Posted in: Interviews

Margaret Hodge: Labour MP

By | January 27, 2014

Margaret Hodge is a Member of UK Parliament affiliated with the Labour Party. She spoke with the HPR about her efforts to revamp taxation policies in the UK.

HPR: You are currently the Chair of the Public Accounts Committee. What would you say were some of your greatest accomplishments while on this committee?

MH: We have shined a light on the issue of whether or not there is a fair tax system and whether or not global corporations and high network individuals pay their fair contributions for the common good. We have stimulated a debate both in the UK and elsewhere on taxation. Have we changed the world? Not yet. But we have changed the nature of the debate so that corporations don’t automatically think they can use extreme and excessive tax avoidance policies.

HPR: Your committee has been prosecuting multinational corporations such as Amazon, Google, and Starbucks for taking advantage of global tax structures. Do you think that this is the fault of the companies or the fault of the governmental institutions that created the laws that enabled these types of abuses?

MH: I think it’s both. Clearly governments establish a tax to encourage a certain behavior and achieve a purpose. If that then gets abused, it’s partly our fault for devising the law badly. But the law is not black and white. Were it so, you wouldn’t have an army of consultants and lawyers running around devising new ways of avoiding taxes. It’s a bit of a David and Goliath battle where tax authorities are not well funded whereas the top four private firms have three times as many experts and resources.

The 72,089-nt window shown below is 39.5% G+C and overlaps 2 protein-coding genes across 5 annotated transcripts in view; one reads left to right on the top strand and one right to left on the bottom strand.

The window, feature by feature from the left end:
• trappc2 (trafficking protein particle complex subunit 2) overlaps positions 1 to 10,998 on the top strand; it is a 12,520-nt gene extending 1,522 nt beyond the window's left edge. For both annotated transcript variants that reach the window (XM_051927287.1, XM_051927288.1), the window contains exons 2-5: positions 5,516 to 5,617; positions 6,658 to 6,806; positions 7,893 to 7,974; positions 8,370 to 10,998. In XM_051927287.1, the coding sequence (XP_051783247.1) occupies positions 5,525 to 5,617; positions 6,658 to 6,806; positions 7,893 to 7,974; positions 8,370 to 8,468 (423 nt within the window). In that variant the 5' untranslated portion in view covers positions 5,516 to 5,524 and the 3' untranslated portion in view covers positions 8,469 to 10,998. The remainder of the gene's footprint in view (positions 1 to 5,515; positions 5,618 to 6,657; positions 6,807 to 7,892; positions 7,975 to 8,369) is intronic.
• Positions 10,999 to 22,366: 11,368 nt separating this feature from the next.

I’ve been arguing that taxation is not much of a moral issue but more of a legal issue. And the onus is on us to get the law better and simpler. But there is also a duty on multinational companies to pay their fair share of profits into the common good. They need the common good.

HPR: What can we expect to see come in the near future from your committee?

MH: We’ve got to carry on working really hard right up to the election. We are looking very closely at welfare reform, which is in a mess. We are unraveling that and exposing that to the public gaze.

We will carry on with tax reform and tax relief. Lots of money is lost in the Treasury and in ways that isn’t intended. There are over 1000 tax reliefs in the UK tax code at the moment, and that is just mad. So we will be doing a lot of work on that. We are not ready to give up on that.

We always have to pick up scandals that occur. There has been a scandal recently over the way in which the government has tried to privatize the recruitment of people to its armed services. It has been a complete disaster, and we have to pick that up and do a quick report on that. Similarly, we will be looking at transportation and infrastructure in London where the contract failed to deliver what was intended and has brought massive increase in costs.

HPR: How would you compare politics in the UK versus politics in the United States?

MH: I did a very quick trip with my committee to Congress to see how scrutiny was carried out there. I think you are much more partisan than we are. My committee is always chaired by a member of the opposition, in this case Labour, and it reflects Parliament so the majority of my members are Conservatives. Yet we produce about 50 reports a year that are all unanimous. We try and leave our crude party politics at the door and really work for interests of the taxpayer.

Both parties have a commonality of purpose. The Left believes in the worth of public expenditure and equal life chances. The Right wants to cut public spending so they can get the best value they can in a smaller and more efficient state. But, we are much less partisan than you are, and I think that is a strength in the UK system. There is not as much unquestioning party loyalties. People are much more willing to think for themselves and for the interests of their constituents rather than being tribal.

You are much more resourced, however. I have nothing. Out of my parliamentary allowance, I have one researcher. That is very frustrating.

This interview has been edited and condensed.

blog comments powered by Disqus